MUFFINS No. 2—Half cup of sugar, half a cup of milk, half a cup of water, two and half cups of flour, two heaping teaspoons baking powder, two heaping teaspoons butter. Mix and bake about fifteen minutes. -- Miss Sadie Noble.
You can read this lovely little time-travel cookbook free on-line here. If you would like to look at other vintage cookbooks free on-line, check out this page …there are over 185 cookbooks to look at…have fun!
Thursday, November 24, 2011
Tuesday, November 22, 2011
The Chestermarke Instinct by J.S. Fletcher
John Horbury, bank manager at Chestermarke’s bank in the small English town of
Neale and even Lord Ellersdeane do not believe that Mr. Horbury took the jewels as well as the securites and fled. Only the bankers do.
When lovely, independent Miss Fosdyke, Mr. Horbury’s niece arrives as she and her uncle were to begin their vacation trip together and discovers her uncle is missing, she has no patience with her uncle’s employers. If they don’t want to call in the police “just yet” as they are more worried about a possible run on the bank when word gets around that the Bank Manager is missing, well she does. She too does not believe any rubbish about stolen securities and is simply worried about her uncle.
This is a rousing good mystery with lots of questions, a few clues, a tinker, a moor to roam around in, a Scotland Yard detective and a bit of romance. And best of all, it was kind of fun to read a book in which the bankers are clearly somehow off. I’m not going to give anything away but believe me when I say that every character in the book is sympathetic except the bankers!
Tuesday, November 15, 2011
The Thing from the
“The Thing from the
Roger Locke, a
“There, Mr. Locke, is a bargain,” the agent called back to me, where I sat in my car.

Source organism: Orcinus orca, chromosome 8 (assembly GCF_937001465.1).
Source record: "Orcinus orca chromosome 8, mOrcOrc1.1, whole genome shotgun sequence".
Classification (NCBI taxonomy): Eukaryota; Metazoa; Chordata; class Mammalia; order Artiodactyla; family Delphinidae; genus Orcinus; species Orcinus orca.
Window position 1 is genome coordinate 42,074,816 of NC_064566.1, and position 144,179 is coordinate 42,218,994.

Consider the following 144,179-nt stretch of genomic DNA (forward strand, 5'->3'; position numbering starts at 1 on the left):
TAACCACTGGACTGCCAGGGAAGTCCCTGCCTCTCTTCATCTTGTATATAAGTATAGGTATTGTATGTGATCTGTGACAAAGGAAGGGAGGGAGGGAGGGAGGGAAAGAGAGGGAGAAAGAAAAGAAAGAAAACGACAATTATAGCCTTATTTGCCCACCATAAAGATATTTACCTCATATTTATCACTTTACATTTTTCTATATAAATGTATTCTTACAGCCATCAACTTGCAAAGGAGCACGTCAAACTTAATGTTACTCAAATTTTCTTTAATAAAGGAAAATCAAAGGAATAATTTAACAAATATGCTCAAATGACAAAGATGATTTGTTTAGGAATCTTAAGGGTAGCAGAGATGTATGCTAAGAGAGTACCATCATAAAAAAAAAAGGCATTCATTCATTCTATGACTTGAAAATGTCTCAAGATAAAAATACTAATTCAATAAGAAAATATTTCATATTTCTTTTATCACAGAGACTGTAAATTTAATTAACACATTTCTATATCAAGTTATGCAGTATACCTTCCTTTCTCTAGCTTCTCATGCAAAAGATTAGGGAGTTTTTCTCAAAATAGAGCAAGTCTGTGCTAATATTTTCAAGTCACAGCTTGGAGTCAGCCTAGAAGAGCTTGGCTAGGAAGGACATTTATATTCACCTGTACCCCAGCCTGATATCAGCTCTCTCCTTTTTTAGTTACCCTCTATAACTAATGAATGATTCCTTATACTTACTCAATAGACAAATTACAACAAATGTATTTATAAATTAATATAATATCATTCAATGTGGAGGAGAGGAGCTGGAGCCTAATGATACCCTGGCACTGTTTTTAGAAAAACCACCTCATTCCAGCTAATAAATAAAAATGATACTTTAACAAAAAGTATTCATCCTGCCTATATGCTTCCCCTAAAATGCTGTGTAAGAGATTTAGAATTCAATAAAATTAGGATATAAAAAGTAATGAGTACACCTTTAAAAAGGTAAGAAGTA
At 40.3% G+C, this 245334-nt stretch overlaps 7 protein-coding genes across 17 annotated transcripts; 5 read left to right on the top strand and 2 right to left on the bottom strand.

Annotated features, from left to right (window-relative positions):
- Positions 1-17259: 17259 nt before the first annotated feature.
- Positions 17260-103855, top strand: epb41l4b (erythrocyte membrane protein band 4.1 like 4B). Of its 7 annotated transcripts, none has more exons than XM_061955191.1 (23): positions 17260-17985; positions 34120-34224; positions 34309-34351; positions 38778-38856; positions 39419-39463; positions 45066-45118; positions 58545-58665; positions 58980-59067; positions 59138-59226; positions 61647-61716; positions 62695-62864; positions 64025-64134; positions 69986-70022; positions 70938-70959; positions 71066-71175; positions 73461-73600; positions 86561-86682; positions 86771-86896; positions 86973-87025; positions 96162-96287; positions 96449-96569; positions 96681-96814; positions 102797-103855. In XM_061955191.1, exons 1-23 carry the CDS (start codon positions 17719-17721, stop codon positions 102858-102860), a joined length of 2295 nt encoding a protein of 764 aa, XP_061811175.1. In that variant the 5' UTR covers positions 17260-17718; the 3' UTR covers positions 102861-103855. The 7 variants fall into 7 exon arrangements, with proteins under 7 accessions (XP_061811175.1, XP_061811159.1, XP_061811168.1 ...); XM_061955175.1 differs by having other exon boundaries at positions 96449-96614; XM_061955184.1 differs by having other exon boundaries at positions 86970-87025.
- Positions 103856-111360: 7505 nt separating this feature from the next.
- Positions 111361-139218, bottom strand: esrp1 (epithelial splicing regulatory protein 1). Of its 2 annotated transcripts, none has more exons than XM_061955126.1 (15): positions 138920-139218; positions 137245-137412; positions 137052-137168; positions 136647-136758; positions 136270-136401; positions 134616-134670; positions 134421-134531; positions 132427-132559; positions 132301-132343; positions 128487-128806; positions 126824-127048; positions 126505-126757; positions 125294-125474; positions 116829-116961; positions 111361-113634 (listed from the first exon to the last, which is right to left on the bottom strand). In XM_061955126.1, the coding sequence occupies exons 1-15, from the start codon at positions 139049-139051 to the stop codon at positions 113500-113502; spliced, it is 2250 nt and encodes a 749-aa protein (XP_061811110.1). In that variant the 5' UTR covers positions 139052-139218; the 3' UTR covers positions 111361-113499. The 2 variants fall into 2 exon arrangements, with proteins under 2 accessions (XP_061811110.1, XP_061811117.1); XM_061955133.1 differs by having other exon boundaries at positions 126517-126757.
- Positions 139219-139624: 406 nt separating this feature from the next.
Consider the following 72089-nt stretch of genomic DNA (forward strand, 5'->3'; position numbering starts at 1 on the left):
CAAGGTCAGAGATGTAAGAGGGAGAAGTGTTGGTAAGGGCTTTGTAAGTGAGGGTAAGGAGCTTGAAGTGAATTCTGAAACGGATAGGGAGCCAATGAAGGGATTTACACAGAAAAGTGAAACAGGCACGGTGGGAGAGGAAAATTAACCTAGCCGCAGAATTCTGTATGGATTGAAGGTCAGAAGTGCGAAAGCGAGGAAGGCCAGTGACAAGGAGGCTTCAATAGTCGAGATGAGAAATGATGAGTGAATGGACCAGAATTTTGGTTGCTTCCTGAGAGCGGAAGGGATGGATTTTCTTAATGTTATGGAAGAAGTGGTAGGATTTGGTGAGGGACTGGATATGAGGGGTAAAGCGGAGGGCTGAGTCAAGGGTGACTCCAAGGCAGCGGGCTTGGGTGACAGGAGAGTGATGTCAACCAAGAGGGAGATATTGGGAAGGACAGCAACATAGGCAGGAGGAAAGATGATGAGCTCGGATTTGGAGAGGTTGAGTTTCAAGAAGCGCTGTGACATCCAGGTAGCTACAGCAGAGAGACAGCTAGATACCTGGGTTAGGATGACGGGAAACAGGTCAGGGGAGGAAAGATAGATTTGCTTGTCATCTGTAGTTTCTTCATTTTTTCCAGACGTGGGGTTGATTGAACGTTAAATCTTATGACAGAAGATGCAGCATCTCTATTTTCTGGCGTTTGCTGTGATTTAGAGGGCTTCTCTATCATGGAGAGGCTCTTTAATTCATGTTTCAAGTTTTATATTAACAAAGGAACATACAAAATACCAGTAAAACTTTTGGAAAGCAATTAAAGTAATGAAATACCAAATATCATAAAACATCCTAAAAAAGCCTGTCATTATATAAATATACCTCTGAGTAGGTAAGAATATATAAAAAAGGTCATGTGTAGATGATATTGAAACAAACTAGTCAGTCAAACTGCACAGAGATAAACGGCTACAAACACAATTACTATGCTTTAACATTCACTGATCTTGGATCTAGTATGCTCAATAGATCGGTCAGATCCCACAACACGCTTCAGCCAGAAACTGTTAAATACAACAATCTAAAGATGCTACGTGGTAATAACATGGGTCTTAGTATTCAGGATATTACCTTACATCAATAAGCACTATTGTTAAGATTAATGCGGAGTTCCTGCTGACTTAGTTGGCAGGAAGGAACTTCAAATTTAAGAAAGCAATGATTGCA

I nodded, surveying the house with an eagerness of interest that surprised myself. A box-like fairly large structure of commonplace
He of course buys the house…indeed, he decides that he wants to sleep in it that very night -a bit of “camping out” in the partially furnished house. He gets a bit of a surprise. He’s suddenly awakened during the night. A woman is in his room-she tells him a tale of magic, witches, death and evil-and slips away as mysteriously as she entered.
Locke leaves the next day for New York, after contacting various workmen to set the house to rights.
His cousin, Phillida, has been called home from college by her parents-to be berated for not doing well in her exams and he has agreed to meet her at her train and travel home with her. When her train is late, he calls her parents and telling a small fib says that her train will arrive too late for the connection and that he will take her out to dinner and home later. When he meets Phillida and sees how downcast she is, he offers to let her choose the restaurant. She surprises him by stating she wants to go to a nightclub with an ice dancing show.
There she really surprises him: she introduces him to her secret husband, Ethan Vere, one of the ice dancers. Roger is shocked but he realizes that Phillida has not fallen for some fly-by-night and that Vere is a serious young man who grew up on a farm in
Soon it is summer and Roger Locke is up at the
Bright and sunny by day, mysterious doings and chills by night, this Gothic Romance is very entertaining. I thoroughly enjoyed the last chapter-a chapter with an alternate explanation for all that has happened throughout the book! Eleanor M. Ingram wrote several novels-I’m definitely going to read another and I'll report back.